This row of mature salsify in Steve's garden is ready for harvest.
Salsify, or vegetable oyster, is a widely grown root crop in Europe, but seldom encountered in the U.S. except in specialty French and Italian grocery markets. The plant has milky sap, grasslike leaves to 2 ft (60 cm) tall, and a creamy white tap root that looks a lot like a parsnip (Pastinaca sativa) root. (The parsnip, however, is in the carrot or parsley family, not the sunflower family.) Salsify blooms in its second year with a rose-purple flower atop an unbranched stem. Just a few cultivars are available from U.S. sources: 'Mammoth Sandwich Island', 'Improved Mammoth Sandwich Island' and 'Fiore Blu'. The Royal Horticultural Society Dictionary of Gardening lists five cultivars.
Location Tragopogon porrifolius occurs naturally in the Mediterranean region of Europe, where it is a common wildflower in dry grasslands. Salsify is grown as a vegetable crop in most of Europe, including the British Isles, Russia, and especially France and Italy. It is also popular in Taiwan and South Africa. Salsify has escaped cultivation and established itself as a roadside weed in nearly all of the U.S. except the extreme Southeast.
Growing salsify is like growing parsnips or carrots. The soil should be fertile and deeply cultivated. It should not be rocky or clayey. Some growers plunge a crowbar or similar tool a foot (30 cm) or so into the soil, rotating it to form a cone shaped hole which is then filled with sifted compost. Seeds are then planted in the hole and eventually thinned to a single plant. This allows the tap root to grow unimpeded and discourages forking. Light: Salsify should be grown in full sun. Moisture: Salsify grows best in rich, moist soil, but once the plants are 2-3 in (3-7 cm) tall, they can tolerate occasional drying out. Hardiness: USDA Zones 4-9. Salsify is a biennial, blooming, then dieing in its second year. The plant grows vegetatively during its first season; the root overwinters and resprouts in its second season, producing flowers and ultimately, seeds. Propagation: Salsify seeds should be sown about a half inch (1-2 cm) deep, and thinned to 4-6 inches (10-15 cm) apart when the plants are up and established. Here in Zone 8, I have planted salsify in autumn for harvest the following May or June, but I believe it would be preferable to plant in spring for harvest after fall and winter frosts.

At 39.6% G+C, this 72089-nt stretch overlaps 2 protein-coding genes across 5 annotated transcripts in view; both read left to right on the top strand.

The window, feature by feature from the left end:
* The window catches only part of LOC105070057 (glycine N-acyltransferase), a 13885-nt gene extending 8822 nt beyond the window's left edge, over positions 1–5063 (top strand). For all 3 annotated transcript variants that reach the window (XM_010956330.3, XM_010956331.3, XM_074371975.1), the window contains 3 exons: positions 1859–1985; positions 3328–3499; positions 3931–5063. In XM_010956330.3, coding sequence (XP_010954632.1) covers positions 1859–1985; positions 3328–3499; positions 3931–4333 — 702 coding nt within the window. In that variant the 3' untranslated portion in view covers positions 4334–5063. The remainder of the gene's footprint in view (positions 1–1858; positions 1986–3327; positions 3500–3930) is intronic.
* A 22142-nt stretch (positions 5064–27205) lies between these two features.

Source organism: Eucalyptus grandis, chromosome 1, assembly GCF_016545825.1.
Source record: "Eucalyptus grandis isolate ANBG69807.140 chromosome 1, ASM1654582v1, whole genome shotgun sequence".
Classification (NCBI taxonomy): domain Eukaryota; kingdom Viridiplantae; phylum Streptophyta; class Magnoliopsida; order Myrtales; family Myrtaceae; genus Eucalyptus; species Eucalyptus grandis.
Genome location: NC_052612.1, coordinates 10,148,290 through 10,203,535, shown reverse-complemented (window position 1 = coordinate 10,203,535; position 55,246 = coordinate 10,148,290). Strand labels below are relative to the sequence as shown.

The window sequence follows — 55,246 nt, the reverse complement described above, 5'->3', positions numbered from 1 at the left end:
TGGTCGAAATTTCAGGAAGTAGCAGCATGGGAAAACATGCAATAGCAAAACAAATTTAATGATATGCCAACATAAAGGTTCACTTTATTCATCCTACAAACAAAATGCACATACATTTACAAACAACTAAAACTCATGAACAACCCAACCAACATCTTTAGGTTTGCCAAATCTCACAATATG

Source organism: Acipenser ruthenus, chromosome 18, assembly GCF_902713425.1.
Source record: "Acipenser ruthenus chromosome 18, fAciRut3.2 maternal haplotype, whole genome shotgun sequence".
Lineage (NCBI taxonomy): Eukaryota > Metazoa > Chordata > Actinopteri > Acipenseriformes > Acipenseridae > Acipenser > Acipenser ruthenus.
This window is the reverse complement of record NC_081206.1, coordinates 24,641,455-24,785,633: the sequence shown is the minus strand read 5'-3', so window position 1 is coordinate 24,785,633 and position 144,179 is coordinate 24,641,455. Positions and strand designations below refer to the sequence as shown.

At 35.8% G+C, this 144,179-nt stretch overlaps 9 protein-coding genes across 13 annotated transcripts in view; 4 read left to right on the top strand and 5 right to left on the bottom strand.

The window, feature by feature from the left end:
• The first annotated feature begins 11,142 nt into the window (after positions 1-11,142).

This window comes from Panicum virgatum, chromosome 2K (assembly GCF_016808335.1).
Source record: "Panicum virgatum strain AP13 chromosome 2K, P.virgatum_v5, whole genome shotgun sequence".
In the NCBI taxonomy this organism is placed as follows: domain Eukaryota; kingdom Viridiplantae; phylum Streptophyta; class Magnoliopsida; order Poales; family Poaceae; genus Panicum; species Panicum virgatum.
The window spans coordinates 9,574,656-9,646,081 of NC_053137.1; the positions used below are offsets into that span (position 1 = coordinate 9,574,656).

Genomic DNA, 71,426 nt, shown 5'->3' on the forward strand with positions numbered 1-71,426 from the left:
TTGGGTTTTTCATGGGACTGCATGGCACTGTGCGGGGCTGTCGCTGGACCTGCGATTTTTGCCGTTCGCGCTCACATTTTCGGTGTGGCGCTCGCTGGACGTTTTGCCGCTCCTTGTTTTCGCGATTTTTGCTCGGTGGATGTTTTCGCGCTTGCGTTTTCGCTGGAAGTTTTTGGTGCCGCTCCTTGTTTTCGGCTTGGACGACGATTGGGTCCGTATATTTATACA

The salsify's edible root is similar in appearance to that of the parsnip (Pastinaca sativa).
Salsify has been cultivated as a food since at least the Thirteenth Century. The tap root is eaten as well as young shoots (called chards) and flower stalks of overwintered plants. Roots are harvested when about 8-10 in (20-25 cm) long, after at least 100 days of growth. The root is peeled and can be grated for use raw in salads, boiled and mashed, or sauteed in butter. The roots turn dark as soon as peeled unless dropped into acidulated water. Salsify root is not as sweet as parsnips. When cooked, the flavor is reminiscent of oysters, and like other root crops, is improved after the first light frosts of autumn. Overwintered plants will send up small, tender shoots and flower stalks in spring and these can be eaten like asparagus. They are said to be quite sweet.
Scorzonera or black salsify (Scorzonera hispanica) is another member of the sunflower family that produces an edible tap root. Like salsify, scorzonera originated in the Old World and remains almost unknown in North America.